Midwest Book Review has described Jeff Altabef as an “articulate and engaging story teller” and “a contemporary novelist of considerable merit and imagination.”
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Jeff Altabef lives in New York with his wife, two daughters, and Charlie the dog. He spends time volunteering at the writing center in the local community college. After years of being accused of "telling stories," he thought he would make it official. He writes in both the thriller and young adult genres. Fourteenth Colony, a political thriller, is his debut novel. Jeff has a blog designed to encourage writing by those that like telling stories. You can find his blog, The Accidental Writers Workshop, on The Patch. Connect with Jeff on his website, Facebook, Twitter, or GoodReads.
Read an Excerpt!
I’m a killer. No better than a common murderer, and worse, really. More like a serial killer who can’t help himself as he takes life after life, unable to stop even if he wished he could.
Darian frowned at the corpse on the stainless steel autopsy table. “Damn it, Zeus, I thought you were going to make it.” His frown deepened until long lines etched into his face. Remorse wasn’t good enough. It was useless. Pointless, really. Remorse would not bring Zeus or any of the others back.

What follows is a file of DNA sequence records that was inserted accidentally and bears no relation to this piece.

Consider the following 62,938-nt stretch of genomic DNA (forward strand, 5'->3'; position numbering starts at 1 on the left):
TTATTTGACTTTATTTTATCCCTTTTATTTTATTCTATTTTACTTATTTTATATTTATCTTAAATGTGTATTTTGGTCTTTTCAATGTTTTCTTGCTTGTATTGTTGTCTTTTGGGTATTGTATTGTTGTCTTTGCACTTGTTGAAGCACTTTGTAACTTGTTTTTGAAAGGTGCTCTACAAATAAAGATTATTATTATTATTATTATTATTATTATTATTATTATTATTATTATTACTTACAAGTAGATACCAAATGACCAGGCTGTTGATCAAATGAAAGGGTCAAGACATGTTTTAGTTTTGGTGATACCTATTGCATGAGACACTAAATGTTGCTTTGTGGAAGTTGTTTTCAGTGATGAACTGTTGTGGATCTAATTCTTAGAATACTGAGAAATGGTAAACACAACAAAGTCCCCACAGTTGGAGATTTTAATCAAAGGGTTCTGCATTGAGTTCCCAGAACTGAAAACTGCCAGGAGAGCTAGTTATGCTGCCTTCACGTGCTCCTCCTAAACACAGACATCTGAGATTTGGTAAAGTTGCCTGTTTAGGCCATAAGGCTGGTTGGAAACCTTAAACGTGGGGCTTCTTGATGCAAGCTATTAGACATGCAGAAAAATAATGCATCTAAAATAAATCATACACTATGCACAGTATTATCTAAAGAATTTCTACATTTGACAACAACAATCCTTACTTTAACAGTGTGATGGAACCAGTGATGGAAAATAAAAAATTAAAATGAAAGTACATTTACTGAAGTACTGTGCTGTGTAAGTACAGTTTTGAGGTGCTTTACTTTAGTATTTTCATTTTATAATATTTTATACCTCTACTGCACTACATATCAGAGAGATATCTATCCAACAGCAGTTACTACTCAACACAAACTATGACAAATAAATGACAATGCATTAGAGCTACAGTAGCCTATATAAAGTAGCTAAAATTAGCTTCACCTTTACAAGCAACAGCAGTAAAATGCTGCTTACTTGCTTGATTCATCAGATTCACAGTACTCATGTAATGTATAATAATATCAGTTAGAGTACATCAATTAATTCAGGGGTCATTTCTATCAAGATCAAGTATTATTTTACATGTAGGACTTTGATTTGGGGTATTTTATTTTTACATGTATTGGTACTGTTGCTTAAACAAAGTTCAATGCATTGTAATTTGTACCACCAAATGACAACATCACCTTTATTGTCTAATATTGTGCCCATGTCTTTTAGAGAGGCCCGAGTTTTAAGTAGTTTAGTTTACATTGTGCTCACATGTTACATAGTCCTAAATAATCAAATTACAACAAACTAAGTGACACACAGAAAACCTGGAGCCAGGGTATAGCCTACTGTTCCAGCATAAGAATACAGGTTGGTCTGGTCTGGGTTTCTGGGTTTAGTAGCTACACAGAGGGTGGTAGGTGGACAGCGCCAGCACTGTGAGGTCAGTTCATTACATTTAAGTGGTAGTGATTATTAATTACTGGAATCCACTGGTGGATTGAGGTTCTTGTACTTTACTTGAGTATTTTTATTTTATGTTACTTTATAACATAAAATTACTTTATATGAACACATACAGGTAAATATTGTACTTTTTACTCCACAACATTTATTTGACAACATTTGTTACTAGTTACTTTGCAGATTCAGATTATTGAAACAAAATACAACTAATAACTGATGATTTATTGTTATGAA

He glanced at the video projections of Zeus’s brain development. His original brain on the left screen appeared normally formed and perfectly functional. The one on the right showed Zeus’s brain after he had injected him. Misshapen and grotesque, it was so overdeveloped it strained against the skull.
Darian shook his head. “Not again. I can’t lose another batch of test subjects.”
“We’re making progress, Doctor Beck. This time, the brain enlargement slowed at the end. With some adjustments, next time it might stop before....” George attempted to smile, but only the tips of his lips responded. Twice Darian’s age, he was so optimistic he could see the silver lining in a hurricane, but this lethal turn of events left even him speechless.
“We’re missing something critical. We need to stop the brain development before it overwhelms the subject.” Darian peered through the glass wall that separated the autopsy room from the rest of the laboratory. The remaining five subjects sat perfectly straight and stared mournfully at the glass as if Darian and Zeus and the table with death hovering above it drew their gaze.
An icy chill tickled its way up his spine. The others had no idea Zeus had died. They were often separated. To them, the glass wall was a simple mirror. They had no idea—could have no idea—a laboratory sat beyond the glass, yet he suspected they knew the truth: that Zeus was dead and he the killer.
Darian nodded toward the remaining subjects. “It’s odd that they haven’t eaten their breakfast. It’s already past noon. They must be hungry.”
Color drained from George’s face. “It’s unnatural for them to stare at the mirror like that.”
Darian pressed a button on a keypad and the one-way glass window turned gray, blocking the other subjects from view. Led Zeppelin started playing. “It’s just our imagination. Hand me the circular saw. Let’s hope we can learn enough from Zeus to save his friends.”
George handed him the shiny autopsy tool, but before he switched it on, the lab door swung open and Brenda Callaghan darted into the room. The normally composed, rather attractive young researcher appeared ashen, her jaw clenched tight.
“What’s wrong, Brenda?”